Seven hundred. That’s the number of hazardous-spill reporting violations that railway giant

Seven hundred. That’s the number of hazardous-spill reporting violations that railway giant Burlington Northern Santa Fe (BNSF) has racked up with state regulators. Since November.

In a report released Thursday, Washington’s Utilities and Transportation Commission (UTC) revealed that out of 16 reportable spills that BNSF had in Washington from November 2014 through February, BNSF was late or absent in reporting all but two of them—so late and so absent that those 14 incidents snowballed into 700 individual violations, worth up to $1,000 in fines apiece.

For City Council member Mike O’Brien, this is not reassuring. “What it signals to me is kind of a behavior pattern from Burlington Northern,” he says, a sort of “casualness” toward regulation. “When you take [an] already dangerous, intrinsically explosive material that you’re bringing through our community and combine it with a company that seems to be comfortable violating the laws—I worry about that mix.”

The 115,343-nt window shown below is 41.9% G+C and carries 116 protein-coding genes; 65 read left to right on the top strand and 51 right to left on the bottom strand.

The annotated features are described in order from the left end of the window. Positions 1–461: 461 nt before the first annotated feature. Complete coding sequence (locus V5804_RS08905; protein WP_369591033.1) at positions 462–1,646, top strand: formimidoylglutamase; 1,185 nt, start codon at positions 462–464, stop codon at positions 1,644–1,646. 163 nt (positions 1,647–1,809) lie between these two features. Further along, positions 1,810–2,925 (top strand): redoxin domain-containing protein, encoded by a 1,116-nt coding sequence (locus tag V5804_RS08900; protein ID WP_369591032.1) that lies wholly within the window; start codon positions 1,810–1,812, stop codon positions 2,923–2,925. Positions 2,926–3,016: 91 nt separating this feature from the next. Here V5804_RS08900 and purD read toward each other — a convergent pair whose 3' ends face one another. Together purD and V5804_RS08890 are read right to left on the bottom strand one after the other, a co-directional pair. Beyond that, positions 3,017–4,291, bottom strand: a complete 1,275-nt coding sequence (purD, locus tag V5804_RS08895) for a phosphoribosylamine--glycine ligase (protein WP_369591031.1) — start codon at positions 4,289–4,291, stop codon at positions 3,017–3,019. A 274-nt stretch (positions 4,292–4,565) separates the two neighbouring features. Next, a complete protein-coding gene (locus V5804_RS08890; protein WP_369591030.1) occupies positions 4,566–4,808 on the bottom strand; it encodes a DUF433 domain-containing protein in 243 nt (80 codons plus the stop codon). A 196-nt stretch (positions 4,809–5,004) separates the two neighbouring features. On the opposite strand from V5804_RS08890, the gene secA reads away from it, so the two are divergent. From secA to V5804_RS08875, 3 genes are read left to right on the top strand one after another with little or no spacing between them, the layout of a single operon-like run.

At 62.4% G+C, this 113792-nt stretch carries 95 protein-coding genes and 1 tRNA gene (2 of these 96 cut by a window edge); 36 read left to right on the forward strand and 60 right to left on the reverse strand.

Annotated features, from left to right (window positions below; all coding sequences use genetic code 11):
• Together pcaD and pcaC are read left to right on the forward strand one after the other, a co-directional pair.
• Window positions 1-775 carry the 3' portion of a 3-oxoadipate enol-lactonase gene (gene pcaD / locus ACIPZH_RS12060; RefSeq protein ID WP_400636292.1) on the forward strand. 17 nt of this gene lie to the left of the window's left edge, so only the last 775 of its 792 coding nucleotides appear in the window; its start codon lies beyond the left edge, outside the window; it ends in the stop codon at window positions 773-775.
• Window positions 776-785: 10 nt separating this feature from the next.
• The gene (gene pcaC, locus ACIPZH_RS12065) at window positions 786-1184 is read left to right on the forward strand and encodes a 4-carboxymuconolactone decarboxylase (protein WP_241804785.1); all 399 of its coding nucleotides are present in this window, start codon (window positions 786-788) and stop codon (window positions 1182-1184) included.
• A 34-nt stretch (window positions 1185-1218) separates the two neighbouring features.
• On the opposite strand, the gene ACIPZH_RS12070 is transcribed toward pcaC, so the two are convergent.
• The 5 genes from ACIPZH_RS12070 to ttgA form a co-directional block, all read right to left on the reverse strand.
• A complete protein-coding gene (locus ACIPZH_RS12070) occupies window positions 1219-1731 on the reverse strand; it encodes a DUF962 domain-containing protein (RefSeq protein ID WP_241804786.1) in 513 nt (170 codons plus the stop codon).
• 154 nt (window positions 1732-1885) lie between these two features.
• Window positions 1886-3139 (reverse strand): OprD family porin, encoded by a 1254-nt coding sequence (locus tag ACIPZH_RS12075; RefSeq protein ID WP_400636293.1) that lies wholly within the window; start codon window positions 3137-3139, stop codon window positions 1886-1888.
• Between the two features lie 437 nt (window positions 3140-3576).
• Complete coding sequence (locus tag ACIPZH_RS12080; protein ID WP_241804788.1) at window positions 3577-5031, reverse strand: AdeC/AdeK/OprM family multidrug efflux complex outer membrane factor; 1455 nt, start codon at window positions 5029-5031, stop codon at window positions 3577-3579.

That mix is a relatively new worry for O’Brien and many others. Historically, about 90 percent of Washington’s imported crude oil has come in via boat, mostly from Alaska. But in the past decade Alaskan imports have slumped, while the quantity of crude shipped by train (and pipeline) has ballooned, largely thanks to drilling in North Dakota’s Bakken formation. This swell of new crude from the Midwest “has strained the capacity of existing oil-pipeline infrastructure,” the state Department of Ecology wrote last year, “and caused a sudden shift in the supply chain to transport by rail.”